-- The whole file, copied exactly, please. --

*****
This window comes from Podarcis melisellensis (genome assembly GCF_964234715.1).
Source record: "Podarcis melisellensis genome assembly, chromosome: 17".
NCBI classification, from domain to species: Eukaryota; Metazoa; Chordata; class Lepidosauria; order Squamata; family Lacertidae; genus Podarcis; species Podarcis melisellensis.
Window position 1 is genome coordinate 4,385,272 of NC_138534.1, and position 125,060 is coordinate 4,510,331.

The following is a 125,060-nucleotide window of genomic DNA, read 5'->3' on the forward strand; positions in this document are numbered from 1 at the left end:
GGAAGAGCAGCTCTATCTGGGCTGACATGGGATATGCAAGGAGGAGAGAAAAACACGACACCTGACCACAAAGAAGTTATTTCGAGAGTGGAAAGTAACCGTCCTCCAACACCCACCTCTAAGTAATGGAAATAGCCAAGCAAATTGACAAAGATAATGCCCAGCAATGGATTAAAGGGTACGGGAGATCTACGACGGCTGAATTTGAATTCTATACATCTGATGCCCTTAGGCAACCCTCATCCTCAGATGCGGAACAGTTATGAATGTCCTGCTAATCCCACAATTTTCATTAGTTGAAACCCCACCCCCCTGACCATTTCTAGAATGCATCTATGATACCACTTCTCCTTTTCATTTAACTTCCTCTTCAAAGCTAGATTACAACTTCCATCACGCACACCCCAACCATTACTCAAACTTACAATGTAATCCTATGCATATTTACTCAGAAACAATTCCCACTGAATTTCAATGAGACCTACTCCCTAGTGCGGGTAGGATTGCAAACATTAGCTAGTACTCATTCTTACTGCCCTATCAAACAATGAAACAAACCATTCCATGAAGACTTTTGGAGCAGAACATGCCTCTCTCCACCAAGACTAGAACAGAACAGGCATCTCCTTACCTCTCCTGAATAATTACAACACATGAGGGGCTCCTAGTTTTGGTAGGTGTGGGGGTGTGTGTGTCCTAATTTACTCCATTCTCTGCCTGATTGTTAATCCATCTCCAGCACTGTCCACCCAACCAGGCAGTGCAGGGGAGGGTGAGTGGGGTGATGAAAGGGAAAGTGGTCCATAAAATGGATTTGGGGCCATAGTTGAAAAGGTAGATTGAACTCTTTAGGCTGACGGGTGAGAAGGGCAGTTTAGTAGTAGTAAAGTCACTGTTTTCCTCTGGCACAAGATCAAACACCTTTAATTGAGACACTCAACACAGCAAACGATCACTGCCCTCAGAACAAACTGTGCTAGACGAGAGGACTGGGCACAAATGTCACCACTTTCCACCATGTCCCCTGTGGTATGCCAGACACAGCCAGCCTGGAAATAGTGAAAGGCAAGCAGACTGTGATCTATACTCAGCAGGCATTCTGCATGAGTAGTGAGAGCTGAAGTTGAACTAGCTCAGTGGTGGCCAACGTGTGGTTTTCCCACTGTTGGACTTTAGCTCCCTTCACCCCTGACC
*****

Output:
This window comes from Podarcis melisellensis (genome assembly GCF_964234715.1).
Source record: "Podarcis melisellensis genome assembly, chromosome: 17".
NCBI classification, from domain to species: Eukaryota; Metazoa; Chordata; class Lepidosauria; order Squamata; family Lacertidae; genus Podarcis; species Podarcis melisellensis.
Window position 1 is genome coordinate 4,385,272 of NC_138534.1, and position 125,060 is coordinate 4,510,331.

The following is a 125,060-nucleotide window of genomic DNA, read 5'->3' on the forward strand; positions in this document are numbered from 1 at the left end:
GGAAGAGCAGCTCTATCTGGGCTGACATGGGATATGCAAGGAGGAGAGAAAAACACGACACCTGACCACAAAGAAGTTATTTCGAGAGTGGAAAGTAACCGTCCTCCAACACCCACCTCTAAGTAATGGAAATAGCCAAGCAAATTGACAAAGATAATGCCCAGCAATGGATTAAAGGGTACGGGAGATCTACGACGGCTGAATTTGAATTCTATACATCTGATGCCCTTAGGCAACCCTCATCCTCAGATGCGGAACAGTTATGAATGTCCTGCTAATCCCACAATTTTCATTAGTTGAAACCCCACCCCCCTGACCATTTCTAGAATGCATCTATGATACCACTTCTCCTTTTCATTTAACTTCCTCTTCAAAGCTAGATTACAACTTCCATCACGCACACCCCAACCATTACTCAAACTTACAATGTAATCCTATGCATATTTACTCAGAAACAATTCCCACTGAATTTCAATGAGACCTACTCCCTAGTGCGGGTAGGATTGCAAACATTAGCTAGTACTCATTCTTACTGCCCTATCAAACAATGAAACAAACCATTCCATGAAGACTTTTGGAGCAGAACATGCCTCTCTCCACCAAGACTAGAACAGAACAGGCATCTCCTTACCTCTCCTGAATAATTACAACACATGAGGGGCTCCTAGTTTTGGTAGGTGTGGGGGTGTGTGTGTCCTAATTTACTCCATTCTCTGCCTGATTGTTAATCCATCTCCAGCACTGTCCACCCAACCAGGCAGTGCAGGGGAGGGTGAGTGGGGTGATGAAAGGGAAAGTGGTCCATAAAATGGATTTGGGGCCATAGTTGAAAAGGTAGATTGAACTCTTTAGGCTGACGGGTGAGAAGGGCAGTTTAGTAGTAGTAAAGTCACTGTTTTCCTCTGGCACAAGATCAAACACCTTTAATTGAGACACTCAACACAGCAAACGATCACTGCCCTCAGAACAAACTGTGCTAGACGAGAGGACTGGGCACAAATGTCACCACTTTCCACCATGTCCCCTGTGGTATGCCAGACACAGCCAGCCTGGAAATAGTGAAAGGCAAGCAGACTGTGATCTATACTCAGCAGGCATTCTGCATGAGTAGTGAGAGCTGAAGTTGAACTAGCTCAGTGGTGGCCAACGTGTGGTTTTCCCACTGTTGGACTTTAGCTCCCTTCACCCCTGACC